Germ Free & Gnotobiotic Platform
A core facility specializing in the development of germ free and gnotobiotic (known microbiome) animal models, with infrastructure and expertise for gnotobiotic research in healthy and diseased models.
Our vision is to harness the power of microbiome models for better living.
Our mission is to be leaders in germ free and gnotobiotic research through providing expertise, resources, and services. Our germ-free facility enables internal and external researchers, as well as industry partners, to perform state-of-the art in vivo microbiome research using experimental conditions with precise microbial status. Our expertise and resources in in vivo gnotobiotics allows for determination of mechanisms by which the microbiome causes chronic disease. The facility is set up with dedicated breeding and experimental rooms for performing germ-free, Level 1, and Level 2 gnotobiotic experiments. The IMC is facilitating the development of a global network of expertise and service to enable collaborations and partnerships that will promote translation of microbiome research. The IMC Germ Free & Gnotobiotic Platform will provide a basis for access to models, expertise, and information for microbiome research.
Key Areas of Research
Gnotobiotic experimental mice:
- Researchers and staff will receive training in gnotobiotic in vivo experimentation.
- A collection of inbred and outbred germ-free mice is available to researchers.
- Microbial colonizations with individual microbes, defined consortia, SPF, or human microbiotas are possible.
Axenic embryo transfer:
- We offer germ-free re-derivation of any mouse line through axenic two-cell stage embryo transfer.
- We offer contract research services for internal as well as external customers including industry partners.
- We offer consulting services for planning germ-free and gnotobiotic experiments as well as consulting for planning and designing a germ-free unit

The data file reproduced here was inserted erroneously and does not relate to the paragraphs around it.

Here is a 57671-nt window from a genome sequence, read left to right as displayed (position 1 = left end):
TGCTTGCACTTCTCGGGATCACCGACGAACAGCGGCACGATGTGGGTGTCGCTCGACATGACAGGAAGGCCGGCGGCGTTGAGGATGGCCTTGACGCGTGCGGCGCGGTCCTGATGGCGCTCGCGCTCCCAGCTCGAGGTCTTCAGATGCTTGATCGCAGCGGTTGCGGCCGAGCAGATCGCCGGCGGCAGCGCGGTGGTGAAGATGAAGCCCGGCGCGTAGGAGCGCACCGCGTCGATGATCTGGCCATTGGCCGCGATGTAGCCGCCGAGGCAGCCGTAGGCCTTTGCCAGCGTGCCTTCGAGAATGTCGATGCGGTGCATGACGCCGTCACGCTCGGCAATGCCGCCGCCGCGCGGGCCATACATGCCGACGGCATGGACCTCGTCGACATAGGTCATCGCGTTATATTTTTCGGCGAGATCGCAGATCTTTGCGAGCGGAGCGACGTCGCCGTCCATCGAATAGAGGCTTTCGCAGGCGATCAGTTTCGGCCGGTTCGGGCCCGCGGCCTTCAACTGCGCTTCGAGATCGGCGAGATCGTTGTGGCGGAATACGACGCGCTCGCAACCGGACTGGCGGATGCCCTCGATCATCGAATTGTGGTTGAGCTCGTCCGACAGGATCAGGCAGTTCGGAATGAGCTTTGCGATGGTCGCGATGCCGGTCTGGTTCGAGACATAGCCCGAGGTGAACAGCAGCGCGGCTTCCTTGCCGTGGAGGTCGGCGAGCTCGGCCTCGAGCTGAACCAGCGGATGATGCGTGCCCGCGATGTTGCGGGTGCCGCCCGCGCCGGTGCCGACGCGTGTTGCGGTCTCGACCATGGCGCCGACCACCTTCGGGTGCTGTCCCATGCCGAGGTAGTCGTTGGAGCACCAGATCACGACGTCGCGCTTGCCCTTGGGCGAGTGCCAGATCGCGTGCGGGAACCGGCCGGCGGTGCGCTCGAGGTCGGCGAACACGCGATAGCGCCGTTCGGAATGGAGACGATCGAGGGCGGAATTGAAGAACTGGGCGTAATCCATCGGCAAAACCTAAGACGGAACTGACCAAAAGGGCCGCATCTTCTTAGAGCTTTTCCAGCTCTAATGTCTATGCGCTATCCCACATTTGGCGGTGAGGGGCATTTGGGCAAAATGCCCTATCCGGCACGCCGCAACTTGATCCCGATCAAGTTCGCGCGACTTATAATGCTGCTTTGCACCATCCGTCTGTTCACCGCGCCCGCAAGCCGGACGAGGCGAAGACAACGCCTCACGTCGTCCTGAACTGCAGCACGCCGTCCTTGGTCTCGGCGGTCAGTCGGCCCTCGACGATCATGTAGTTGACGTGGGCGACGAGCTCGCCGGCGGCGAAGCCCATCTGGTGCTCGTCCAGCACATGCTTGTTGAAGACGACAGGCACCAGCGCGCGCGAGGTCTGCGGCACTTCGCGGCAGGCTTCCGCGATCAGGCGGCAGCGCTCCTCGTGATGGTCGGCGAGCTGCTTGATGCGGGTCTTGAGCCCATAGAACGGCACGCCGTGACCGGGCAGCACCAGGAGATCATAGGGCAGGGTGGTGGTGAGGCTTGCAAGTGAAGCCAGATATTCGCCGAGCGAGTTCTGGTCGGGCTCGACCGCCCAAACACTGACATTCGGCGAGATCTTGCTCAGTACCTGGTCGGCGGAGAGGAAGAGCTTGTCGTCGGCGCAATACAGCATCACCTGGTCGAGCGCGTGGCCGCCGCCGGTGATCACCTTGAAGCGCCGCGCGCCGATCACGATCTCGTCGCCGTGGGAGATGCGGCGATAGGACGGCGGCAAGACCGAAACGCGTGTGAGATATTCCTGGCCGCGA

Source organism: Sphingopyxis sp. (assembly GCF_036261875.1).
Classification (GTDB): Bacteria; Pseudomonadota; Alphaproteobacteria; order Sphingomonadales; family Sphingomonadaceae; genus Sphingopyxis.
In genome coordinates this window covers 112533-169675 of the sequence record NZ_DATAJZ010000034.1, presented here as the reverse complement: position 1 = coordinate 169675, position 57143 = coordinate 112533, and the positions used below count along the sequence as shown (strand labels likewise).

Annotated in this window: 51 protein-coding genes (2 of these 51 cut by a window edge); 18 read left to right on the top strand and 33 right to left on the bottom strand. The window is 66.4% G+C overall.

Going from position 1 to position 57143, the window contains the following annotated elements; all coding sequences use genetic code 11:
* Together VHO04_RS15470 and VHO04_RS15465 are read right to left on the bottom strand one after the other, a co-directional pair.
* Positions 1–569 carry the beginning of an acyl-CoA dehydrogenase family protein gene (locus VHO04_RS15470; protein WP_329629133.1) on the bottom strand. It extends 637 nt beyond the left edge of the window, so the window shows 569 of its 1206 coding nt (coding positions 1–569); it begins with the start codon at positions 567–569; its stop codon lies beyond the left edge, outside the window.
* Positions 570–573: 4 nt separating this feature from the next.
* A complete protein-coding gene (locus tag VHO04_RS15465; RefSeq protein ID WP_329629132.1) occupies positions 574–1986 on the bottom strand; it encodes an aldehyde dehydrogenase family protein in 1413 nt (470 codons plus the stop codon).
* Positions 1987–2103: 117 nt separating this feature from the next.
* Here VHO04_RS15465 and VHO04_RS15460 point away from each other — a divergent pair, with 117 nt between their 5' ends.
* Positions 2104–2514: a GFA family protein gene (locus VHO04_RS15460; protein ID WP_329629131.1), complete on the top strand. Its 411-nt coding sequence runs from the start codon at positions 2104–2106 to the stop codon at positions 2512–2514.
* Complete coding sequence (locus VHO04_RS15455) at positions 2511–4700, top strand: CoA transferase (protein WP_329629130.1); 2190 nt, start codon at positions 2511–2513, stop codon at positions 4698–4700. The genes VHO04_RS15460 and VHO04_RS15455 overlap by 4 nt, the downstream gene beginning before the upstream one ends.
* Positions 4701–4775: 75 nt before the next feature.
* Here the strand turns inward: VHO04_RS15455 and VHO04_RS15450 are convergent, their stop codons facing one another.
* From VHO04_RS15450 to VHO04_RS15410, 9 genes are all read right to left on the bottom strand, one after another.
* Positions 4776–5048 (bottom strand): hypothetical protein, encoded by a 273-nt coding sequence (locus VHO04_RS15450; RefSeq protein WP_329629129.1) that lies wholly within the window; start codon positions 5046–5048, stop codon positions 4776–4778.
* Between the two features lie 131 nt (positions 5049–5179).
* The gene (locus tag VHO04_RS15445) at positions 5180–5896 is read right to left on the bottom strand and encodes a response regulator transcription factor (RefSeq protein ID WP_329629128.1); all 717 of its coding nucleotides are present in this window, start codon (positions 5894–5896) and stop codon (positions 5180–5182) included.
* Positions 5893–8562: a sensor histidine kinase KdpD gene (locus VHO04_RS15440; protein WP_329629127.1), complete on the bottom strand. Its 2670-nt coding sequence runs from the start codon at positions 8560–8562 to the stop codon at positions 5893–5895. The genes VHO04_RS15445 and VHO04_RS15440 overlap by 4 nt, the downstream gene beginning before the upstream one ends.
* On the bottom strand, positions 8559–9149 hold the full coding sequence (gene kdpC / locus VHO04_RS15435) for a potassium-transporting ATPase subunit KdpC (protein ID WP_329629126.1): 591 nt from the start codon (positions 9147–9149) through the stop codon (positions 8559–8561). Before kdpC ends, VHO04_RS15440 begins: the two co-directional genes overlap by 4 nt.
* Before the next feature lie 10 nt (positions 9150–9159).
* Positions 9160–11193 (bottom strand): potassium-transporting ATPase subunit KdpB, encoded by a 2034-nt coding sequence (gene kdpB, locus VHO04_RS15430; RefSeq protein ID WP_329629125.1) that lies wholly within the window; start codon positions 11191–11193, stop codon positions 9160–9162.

Dr. Kathy McCoy, Scientific Director, International Microbiome Centre and Faculty Lead, Germ Free & Gnotobiotic Platform
Dr. Kathy McCoy is a Professor in the Cumming School of Medicine and Scientific Director of the International Microbiome Centre. She is also the Director of the germ-free research facility at the University of Calgary. Dr. McCoy is interested in the dynamic interplay between the gut microbiota and the innate and adaptive immune systems. Using germ-free and gnotobiotic mouse models, her research group aims to understand how exposure to intestinal microbes in early life educates and regulates the developing immune system, and how this impacts susceptibility to immune-mediated diseases such as allergy and autoimmunity.
Hebbandi et al. A Gut Microbial Mimic that Hijacks Diabetogenic Autoreactivity to Suppress Colitis. Cell. 2017 Oct 19;171(3):655-667
Mamantopoulos et al. Nlrp6- and ASCDependent Inflammasomes Do Not Shape the Commensal Gut Microbiota Composition. Immunity. 2017 Aug 15;47(2):339-348
Kwong et al. Detrimental effect of systemic antimicrobial CD4+ T-cell reactivity on gut epithelial integrity. Immunology. 2017 Feb;150(2):221-235
Zhang et al. Peripheral Lymphoid Volume Expansion and Maintenance Are Controlled by Gut Microbiota via RALDH+ Dendritic Cells. Immunity. 2016 Feb 16;44(2):330-42
Bomhof et al. Improvement in adiposity with oligofructose is modified by antibiotics in obese rats. FASEB J. 2016 Aug;30(8):2720-32
McCoy et al. The Impact of Maternal Microbes and Microbial Colonization in Early Life on Hematopoiesis. J Immunol. 2018 Apr 15;200(8):2519-2526
McCoy et al. Host-microbiota interactions and adaptive immunity Immunol Rev. 2017 Sep;279(1):63-69
Lieu et al. iNKT Cells Orchestrate a Switch from Inflammation to Resolution of Sterile Liver Injury Immunity. 2017 Oct 17;47(4):752-765.e5.
Wang et al. Visualizing the function and fate of neutrophils in sterile injury and repair. Science. 2017 Oct 6;358(6359):111- 116.
Shaunna Huston, ACCN RN, BSc, PhD Immunology
Director, Programs and Business, International Microbiome Centre